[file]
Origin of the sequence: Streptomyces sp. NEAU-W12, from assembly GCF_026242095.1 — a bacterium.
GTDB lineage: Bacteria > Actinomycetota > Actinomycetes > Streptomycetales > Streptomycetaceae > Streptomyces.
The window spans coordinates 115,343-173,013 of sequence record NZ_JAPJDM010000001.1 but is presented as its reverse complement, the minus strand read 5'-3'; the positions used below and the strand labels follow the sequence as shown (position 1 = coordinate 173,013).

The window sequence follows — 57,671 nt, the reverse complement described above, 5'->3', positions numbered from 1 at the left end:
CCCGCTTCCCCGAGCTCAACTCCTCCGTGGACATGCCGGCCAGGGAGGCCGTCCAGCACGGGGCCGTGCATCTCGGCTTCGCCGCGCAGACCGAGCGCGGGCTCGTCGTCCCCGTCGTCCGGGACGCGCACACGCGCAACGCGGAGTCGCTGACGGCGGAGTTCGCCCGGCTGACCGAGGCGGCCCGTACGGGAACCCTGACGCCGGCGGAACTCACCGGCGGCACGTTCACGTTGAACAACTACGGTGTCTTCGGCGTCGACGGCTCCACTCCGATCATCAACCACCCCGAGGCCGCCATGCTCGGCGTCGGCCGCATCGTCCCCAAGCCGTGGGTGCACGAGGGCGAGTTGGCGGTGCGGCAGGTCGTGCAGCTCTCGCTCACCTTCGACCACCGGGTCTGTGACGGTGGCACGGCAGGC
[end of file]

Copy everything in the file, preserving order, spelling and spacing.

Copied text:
Origin of the sequence: Streptomyces sp. NEAU-W12, from assembly GCF_026242095.1 — a bacterium.
GTDB lineage: Bacteria > Actinomycetota > Actinomycetes > Streptomycetales > Streptomycetaceae > Streptomyces.
The window spans coordinates 115,343-173,013 of sequence record NZ_JAPJDM010000001.1 but is presented as its reverse complement, the minus strand read 5'-3'; the positions used below and the strand labels follow the sequence as shown (position 1 = coordinate 173,013).

The window sequence follows — 57,671 nt, the reverse complement described above, 5'->3', positions numbered from 1 at the left end:
CCCGCTTCCCCGAGCTCAACTCCTCCGTGGACATGCCGGCCAGGGAGGCCGTCCAGCACGGGGCCGTGCATCTCGGCTTCGCCGCGCAGACCGAGCGCGGGCTCGTCGTCCCCGTCGTCCGGGACGCGCACACGCGCAACGCGGAGTCGCTGACGGCGGAGTTCGCCCGGCTGACCGAGGCGGCCCGTACGGGAACCCTGACGCCGGCGGAACTCACCGGCGGCACGTTCACGTTGAACAACTACGGTGTCTTCGGCGTCGACGGCTCCACTCCGATCATCAACCACCCCGAGGCCGCCATGCTCGGCGTCGGCCGCATCGTCCCCAAGCCGTGGGTGCACGAGGGCGAGTTGGCGGTGCGGCAGGTCGTGCAGCTCTCGCTCACCTTCGACCACCGGGTCTGTGACGGTGGCACGGCAGGC